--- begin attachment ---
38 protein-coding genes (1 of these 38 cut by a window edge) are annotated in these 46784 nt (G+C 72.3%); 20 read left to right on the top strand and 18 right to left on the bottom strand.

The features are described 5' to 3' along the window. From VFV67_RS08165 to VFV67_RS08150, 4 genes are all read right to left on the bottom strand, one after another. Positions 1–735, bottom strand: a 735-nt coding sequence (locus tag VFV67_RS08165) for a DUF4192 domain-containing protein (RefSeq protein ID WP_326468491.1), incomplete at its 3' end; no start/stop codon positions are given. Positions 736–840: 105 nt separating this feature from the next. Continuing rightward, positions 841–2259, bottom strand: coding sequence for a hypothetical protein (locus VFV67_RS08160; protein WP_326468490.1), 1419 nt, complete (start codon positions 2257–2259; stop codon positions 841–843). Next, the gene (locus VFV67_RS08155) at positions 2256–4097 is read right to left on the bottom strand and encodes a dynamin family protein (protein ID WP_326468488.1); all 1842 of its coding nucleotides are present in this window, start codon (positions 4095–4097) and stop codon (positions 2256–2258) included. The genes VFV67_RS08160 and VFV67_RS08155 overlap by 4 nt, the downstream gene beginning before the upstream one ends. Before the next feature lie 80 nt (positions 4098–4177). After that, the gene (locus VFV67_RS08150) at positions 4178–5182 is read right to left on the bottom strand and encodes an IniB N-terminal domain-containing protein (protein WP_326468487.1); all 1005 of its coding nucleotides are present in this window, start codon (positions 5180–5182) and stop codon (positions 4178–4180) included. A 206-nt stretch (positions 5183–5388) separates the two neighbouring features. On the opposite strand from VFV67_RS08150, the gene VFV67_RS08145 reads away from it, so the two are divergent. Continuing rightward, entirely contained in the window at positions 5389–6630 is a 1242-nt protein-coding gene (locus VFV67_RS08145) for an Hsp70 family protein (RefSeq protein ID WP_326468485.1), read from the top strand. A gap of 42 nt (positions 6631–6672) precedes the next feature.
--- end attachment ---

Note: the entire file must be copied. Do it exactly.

38 protein-coding genes (1 of these 38 cut by a window edge) are annotated in these 46784 nt (G+C 72.3%); 20 read left to right on the top strand and 18 right to left on the bottom strand.

The features are described 5' to 3' along the window. From VFV67_RS08165 to VFV67_RS08150, 4 genes are all read right to left on the bottom strand, one after another. Positions 1–735, bottom strand: a 735-nt coding sequence (locus tag VFV67_RS08165) for a DUF4192 domain-containing protein (RefSeq protein ID WP_326468491.1), incomplete at its 3' end; no start/stop codon positions are given. Positions 736–840: 105 nt separating this feature from the next. Continuing rightward, positions 841–2259, bottom strand: coding sequence for a hypothetical protein (locus VFV67_RS08160; protein WP_326468490.1), 1419 nt, complete (start codon positions 2257–2259; stop codon positions 841–843). Next, the gene (locus VFV67_RS08155) at positions 2256–4097 is read right to left on the bottom strand and encodes a dynamin family protein (protein ID WP_326468488.1); all 1842 of its coding nucleotides are present in this window, start codon (positions 4095–4097) and stop codon (positions 2256–2258) included. The genes VFV67_RS08160 and VFV67_RS08155 overlap by 4 nt, the downstream gene beginning before the upstream one ends. Before the next feature lie 80 nt (positions 4098–4177). After that, the gene (locus VFV67_RS08150) at positions 4178–5182 is read right to left on the bottom strand and encodes an IniB N-terminal domain-containing protein (protein WP_326468487.1); all 1005 of its coding nucleotides are present in this window, start codon (positions 5180–5182) and stop codon (positions 4178–4180) included. A 206-nt stretch (positions 5183–5388) separates the two neighbouring features. On the opposite strand from VFV67_RS08150, the gene VFV67_RS08145 reads away from it, so the two are divergent. Continuing rightward, entirely contained in the window at positions 5389–6630 is a 1242-nt protein-coding gene (locus VFV67_RS08145) for an Hsp70 family protein (RefSeq protein ID WP_326468485.1), read from the top strand. A gap of 42 nt (positions 6631–6672) precedes the next feature.